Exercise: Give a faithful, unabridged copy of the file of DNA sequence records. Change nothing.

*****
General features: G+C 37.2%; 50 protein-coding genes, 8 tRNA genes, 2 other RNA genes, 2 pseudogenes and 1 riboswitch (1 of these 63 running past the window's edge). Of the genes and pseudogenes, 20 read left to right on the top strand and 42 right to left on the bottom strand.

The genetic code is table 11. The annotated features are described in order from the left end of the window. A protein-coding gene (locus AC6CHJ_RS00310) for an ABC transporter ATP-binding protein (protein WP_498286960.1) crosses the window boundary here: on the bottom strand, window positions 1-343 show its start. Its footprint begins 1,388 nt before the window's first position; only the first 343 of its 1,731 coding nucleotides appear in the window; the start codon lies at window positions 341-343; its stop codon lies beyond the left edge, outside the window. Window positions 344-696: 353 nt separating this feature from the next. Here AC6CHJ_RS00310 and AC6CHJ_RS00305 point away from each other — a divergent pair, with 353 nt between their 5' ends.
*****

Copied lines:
General features: G+C 37.2%; 50 protein-coding genes, 8 tRNA genes, 2 other RNA genes, 2 pseudogenes and 1 riboswitch (1 of these 63 running past the window's edge). Of the genes and pseudogenes, 20 read left to right on the top strand and 42 right to left on the bottom strand.

The genetic code is table 11. The annotated features are described in order from the left end of the window. A protein-coding gene (locus AC6CHJ_RS00310) for an ABC transporter ATP-binding protein (protein WP_498286960.1) crosses the window boundary here: on the bottom strand, window positions 1-343 show its start. Its footprint begins 1,388 nt before the window's first position; only the first 343 of its 1,731 coding nucleotides appear in the window; the start codon lies at window positions 341-343; its stop codon lies beyond the left edge, outside the window. Window positions 344-696: 353 nt separating this feature from the next. Here AC6CHJ_RS00310 and AC6CHJ_RS00305 point away from each other — a divergent pair, with 353 nt between their 5' ends.